Opening new doors!
As a winner of the NCWIT Award for Aspirations in Computing Educator Award in Puerto Rico, I would like to thank everyone at NCWIT and at Google for the opportunity they are bringing to teachers and young women to really make the difference. Thanks to the Award, many doors were opened to me.
Originally I studied to earn a BA in Biology with a minor in Environmental Sciences. During my years in college, computers were only artifacts for men that it was necessary to understand. But gradually I started to see the utility that they could have in the long-term.
My first experiences in the workplace were with data entry. After graduating as a microbiology laboratory technician, I was amazed how computers made light work of what would have been heavy: research, such as detention and description of bacteria, digital temperature sensors, pH sensors, and more.
Now that I'm into my teaching career, I have a different vision that I present to my students. I try every day to integrate the latest technologies to the classroom. I work with my students on blogs, and I prepare digital lessons, modules, and interactive creative labs to prepare my students for the world outside their windows.
As a result of having won the NCWIT Aspirations in Computing Educator Award, and given my involvement in the PRIOR (Puerto Rico Institute of Robotics) program as a mentor/teacher, I was recommended to participate in the NASA Summer of Innovation. This project is designed to bring STEM to students and to enhance the Writing Skill for Science project, which links computers, science, engineering and mathematics skills with writing.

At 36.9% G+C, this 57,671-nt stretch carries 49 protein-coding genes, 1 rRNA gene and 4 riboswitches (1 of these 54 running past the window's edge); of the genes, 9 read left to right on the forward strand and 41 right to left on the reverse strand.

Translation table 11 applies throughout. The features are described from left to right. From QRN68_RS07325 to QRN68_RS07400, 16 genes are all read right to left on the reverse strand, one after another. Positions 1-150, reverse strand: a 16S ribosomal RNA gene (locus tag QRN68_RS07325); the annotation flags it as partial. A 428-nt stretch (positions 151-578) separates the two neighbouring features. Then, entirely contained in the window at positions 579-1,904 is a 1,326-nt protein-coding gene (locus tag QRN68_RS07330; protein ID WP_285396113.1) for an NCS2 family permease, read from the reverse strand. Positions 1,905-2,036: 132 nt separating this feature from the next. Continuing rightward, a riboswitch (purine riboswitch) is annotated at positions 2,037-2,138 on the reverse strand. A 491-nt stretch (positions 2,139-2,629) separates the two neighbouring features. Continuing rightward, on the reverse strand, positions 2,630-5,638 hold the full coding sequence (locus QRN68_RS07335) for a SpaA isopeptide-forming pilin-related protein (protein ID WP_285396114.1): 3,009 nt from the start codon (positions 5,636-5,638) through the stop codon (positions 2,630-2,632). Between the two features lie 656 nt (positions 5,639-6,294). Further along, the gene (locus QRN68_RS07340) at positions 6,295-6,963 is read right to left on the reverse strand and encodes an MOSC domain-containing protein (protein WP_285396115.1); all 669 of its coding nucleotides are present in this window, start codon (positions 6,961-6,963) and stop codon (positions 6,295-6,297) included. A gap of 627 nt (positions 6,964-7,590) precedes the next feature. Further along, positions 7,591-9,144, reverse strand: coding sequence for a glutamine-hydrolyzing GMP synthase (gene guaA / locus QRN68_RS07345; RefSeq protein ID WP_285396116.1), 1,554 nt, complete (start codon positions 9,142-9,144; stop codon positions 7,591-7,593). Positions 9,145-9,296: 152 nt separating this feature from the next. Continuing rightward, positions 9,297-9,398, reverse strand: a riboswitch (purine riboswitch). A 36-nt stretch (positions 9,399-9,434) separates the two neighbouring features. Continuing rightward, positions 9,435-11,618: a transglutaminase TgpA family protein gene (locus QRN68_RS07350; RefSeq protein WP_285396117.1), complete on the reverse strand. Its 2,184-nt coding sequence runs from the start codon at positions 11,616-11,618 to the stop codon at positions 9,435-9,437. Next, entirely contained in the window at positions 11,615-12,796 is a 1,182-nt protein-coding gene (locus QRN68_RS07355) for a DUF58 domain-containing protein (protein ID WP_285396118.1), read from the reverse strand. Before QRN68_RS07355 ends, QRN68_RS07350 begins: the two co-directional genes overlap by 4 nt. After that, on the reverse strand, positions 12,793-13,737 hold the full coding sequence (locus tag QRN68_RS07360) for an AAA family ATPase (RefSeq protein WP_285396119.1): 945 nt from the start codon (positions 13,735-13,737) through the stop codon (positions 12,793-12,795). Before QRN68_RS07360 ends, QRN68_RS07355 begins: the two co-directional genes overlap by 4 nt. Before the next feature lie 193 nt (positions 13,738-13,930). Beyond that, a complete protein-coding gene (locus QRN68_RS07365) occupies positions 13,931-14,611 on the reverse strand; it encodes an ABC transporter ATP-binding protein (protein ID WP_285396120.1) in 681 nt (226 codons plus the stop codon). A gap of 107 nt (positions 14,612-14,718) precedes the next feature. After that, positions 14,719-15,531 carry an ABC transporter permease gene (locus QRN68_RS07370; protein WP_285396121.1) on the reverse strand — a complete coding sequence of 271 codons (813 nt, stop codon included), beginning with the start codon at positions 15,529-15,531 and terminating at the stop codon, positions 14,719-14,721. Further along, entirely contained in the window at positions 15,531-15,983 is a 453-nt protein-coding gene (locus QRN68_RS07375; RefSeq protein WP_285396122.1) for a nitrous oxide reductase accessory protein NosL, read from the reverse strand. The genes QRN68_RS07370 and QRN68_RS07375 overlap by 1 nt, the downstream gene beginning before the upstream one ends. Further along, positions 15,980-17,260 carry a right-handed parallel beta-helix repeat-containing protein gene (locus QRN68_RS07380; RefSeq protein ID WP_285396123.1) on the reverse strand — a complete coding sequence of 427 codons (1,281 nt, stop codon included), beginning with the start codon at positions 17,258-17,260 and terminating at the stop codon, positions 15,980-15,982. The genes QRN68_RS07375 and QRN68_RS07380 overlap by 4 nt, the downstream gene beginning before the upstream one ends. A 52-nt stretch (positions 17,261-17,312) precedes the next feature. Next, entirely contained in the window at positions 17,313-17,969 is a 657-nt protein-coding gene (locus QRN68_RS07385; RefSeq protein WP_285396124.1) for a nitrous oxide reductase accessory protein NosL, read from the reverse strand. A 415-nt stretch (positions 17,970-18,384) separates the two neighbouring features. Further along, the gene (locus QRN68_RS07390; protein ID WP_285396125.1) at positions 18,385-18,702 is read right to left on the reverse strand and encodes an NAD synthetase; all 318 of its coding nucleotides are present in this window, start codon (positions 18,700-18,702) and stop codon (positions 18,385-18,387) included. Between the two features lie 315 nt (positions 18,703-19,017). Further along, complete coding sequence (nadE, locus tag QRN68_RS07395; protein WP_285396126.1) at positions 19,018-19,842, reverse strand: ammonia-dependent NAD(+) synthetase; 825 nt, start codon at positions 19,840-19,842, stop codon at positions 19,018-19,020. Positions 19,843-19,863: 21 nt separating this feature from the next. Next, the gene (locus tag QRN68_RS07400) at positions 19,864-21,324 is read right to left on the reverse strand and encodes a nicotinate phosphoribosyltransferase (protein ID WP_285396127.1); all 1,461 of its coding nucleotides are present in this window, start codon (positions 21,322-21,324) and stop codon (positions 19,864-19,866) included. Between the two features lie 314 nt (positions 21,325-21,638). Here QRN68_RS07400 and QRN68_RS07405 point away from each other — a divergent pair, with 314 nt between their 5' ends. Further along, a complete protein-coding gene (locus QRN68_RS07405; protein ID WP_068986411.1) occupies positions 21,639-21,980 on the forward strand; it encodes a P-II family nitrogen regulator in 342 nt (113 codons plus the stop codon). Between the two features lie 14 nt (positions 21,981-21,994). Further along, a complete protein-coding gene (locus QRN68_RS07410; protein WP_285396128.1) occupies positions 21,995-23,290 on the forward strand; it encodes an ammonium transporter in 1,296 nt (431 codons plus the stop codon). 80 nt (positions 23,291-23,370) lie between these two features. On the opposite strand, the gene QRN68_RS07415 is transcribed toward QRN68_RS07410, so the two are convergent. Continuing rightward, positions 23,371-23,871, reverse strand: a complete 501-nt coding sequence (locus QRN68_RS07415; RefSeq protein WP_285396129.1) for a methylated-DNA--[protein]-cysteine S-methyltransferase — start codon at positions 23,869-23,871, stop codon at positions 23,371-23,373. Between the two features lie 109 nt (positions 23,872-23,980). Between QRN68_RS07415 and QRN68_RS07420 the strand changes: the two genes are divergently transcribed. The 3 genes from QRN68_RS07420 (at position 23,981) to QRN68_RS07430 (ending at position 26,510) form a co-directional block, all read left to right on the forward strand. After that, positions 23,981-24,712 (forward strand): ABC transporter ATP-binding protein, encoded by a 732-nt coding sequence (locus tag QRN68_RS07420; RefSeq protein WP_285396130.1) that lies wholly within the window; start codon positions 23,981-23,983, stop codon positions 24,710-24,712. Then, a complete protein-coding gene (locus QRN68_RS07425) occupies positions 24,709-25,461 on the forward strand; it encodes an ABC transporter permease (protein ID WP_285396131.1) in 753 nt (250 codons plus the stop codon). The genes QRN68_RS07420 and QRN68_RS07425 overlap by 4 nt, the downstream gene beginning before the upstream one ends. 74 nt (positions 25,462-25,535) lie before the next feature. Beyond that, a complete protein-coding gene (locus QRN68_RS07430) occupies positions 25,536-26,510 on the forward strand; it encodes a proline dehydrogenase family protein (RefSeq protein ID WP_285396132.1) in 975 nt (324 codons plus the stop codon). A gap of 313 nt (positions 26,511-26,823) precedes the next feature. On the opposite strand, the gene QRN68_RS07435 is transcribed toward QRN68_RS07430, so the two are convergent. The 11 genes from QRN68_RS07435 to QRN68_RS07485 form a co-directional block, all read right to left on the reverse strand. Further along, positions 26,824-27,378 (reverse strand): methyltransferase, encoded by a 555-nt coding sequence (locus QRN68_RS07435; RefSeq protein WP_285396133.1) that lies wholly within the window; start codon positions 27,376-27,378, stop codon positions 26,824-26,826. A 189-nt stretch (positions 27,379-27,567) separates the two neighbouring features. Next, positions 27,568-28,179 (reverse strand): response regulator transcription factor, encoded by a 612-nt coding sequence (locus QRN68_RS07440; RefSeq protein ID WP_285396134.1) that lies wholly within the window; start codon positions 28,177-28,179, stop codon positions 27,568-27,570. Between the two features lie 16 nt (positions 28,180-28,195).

I spent a week at the NASA Goddard Space Flight Center doing a lot of different things an astronaut would do on a "mission." I saw firsthand how women engineers work with the James Webb space telescope. I saw blind teachers leading interactive workshops for students. I saw satellite images processed by a recently installed supercomputer.
For this Puerto Rican teacher -- barely five feet tall, the daughter of poor people, and the only one in my family to finish a college degree -- it was overwhelming. Every day that goes by the NASA experience seems more special. I am very excited to start the new school year and share these experiences with my students.
NCWIT opened the door for me to walk into a field full of new adventures and ideas. I will gather what I can so I can show others what is possible.